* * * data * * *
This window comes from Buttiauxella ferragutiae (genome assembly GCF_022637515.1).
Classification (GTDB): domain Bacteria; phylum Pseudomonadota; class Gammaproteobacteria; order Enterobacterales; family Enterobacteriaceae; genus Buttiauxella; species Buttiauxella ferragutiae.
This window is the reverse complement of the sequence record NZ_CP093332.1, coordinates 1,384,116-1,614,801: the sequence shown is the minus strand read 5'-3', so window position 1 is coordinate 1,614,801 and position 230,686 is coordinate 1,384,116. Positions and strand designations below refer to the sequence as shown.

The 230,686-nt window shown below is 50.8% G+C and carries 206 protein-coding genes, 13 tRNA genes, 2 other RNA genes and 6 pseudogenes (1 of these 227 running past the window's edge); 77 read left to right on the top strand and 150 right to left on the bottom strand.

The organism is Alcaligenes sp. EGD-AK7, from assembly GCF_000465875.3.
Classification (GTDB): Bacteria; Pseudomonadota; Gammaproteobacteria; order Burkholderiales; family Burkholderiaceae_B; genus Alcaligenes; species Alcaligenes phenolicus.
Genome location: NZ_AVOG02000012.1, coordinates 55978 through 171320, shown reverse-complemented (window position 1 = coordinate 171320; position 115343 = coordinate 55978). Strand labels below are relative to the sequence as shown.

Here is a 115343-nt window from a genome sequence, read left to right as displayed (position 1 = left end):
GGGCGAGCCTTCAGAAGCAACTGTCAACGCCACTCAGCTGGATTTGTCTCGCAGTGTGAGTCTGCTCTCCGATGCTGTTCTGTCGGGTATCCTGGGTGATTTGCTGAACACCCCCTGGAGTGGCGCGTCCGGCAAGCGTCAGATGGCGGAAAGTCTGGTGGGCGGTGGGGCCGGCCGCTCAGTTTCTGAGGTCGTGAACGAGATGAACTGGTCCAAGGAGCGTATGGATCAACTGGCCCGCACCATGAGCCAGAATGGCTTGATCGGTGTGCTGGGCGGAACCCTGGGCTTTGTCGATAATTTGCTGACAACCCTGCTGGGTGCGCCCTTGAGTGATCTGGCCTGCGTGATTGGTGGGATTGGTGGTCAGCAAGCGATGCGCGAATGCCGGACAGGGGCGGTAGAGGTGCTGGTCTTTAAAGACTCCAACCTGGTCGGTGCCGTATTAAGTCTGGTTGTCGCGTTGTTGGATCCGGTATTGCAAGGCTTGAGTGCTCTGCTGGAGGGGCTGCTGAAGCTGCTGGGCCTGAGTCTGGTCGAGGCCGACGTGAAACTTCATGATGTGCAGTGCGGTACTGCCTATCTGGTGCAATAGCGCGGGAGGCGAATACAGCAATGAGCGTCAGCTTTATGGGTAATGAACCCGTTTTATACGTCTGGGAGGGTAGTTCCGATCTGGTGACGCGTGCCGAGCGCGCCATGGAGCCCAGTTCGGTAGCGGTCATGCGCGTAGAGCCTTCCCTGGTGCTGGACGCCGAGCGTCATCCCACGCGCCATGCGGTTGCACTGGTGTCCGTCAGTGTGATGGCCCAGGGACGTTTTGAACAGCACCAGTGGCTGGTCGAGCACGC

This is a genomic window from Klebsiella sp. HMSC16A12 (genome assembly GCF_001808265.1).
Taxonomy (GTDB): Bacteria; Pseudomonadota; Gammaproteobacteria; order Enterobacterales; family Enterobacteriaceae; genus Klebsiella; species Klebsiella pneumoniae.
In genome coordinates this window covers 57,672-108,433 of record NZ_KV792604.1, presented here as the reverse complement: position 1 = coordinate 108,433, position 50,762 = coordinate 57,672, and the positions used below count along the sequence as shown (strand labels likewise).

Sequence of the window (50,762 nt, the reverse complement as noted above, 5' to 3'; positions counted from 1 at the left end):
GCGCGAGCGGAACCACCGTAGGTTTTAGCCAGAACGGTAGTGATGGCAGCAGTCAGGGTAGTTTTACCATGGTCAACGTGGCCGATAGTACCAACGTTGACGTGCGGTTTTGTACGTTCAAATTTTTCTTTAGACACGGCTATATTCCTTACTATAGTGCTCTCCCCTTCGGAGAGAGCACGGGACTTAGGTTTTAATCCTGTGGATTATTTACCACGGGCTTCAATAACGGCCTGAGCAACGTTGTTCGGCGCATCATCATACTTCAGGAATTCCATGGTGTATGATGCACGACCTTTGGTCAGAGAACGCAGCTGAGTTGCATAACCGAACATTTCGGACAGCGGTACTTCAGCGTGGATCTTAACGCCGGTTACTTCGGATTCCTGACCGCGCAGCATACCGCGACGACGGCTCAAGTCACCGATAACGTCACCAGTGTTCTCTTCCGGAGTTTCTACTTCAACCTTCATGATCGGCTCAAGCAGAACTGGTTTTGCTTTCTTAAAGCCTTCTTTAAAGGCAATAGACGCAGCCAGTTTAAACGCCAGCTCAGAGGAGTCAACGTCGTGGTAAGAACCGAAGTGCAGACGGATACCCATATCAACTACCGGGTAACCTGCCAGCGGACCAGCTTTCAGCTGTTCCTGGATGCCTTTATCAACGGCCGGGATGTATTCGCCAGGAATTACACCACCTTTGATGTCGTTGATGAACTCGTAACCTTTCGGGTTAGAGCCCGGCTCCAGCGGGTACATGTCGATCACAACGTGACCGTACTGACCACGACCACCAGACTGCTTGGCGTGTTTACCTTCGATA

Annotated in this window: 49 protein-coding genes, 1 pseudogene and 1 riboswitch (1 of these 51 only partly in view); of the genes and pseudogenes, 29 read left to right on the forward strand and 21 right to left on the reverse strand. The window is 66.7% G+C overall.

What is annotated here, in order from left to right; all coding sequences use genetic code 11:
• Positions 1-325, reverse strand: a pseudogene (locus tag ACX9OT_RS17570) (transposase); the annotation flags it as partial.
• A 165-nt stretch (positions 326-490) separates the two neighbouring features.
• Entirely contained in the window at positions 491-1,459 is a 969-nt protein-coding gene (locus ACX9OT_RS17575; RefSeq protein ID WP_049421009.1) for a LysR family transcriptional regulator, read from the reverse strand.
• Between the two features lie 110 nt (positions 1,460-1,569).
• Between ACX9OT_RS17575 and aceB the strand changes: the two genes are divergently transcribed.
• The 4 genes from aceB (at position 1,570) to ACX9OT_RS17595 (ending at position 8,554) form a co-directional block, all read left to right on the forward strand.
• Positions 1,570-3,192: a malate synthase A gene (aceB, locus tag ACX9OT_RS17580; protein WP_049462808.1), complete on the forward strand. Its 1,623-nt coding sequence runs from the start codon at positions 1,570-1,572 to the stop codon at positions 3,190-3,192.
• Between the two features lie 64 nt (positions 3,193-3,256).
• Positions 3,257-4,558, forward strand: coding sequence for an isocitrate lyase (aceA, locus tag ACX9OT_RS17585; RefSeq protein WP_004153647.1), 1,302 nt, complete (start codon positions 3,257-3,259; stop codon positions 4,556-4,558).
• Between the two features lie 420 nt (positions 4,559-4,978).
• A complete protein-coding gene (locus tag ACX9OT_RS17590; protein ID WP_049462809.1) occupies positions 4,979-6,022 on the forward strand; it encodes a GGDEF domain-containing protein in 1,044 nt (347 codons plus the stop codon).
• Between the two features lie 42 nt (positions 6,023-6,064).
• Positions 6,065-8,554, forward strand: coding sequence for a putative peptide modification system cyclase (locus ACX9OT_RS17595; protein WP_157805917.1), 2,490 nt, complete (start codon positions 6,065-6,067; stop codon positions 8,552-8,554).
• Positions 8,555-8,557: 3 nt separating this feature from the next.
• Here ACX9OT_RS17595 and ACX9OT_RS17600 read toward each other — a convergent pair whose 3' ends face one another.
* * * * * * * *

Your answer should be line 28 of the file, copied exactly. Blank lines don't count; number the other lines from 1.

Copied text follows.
• Between the two features lie 42 nt (positions 6,023-6,064).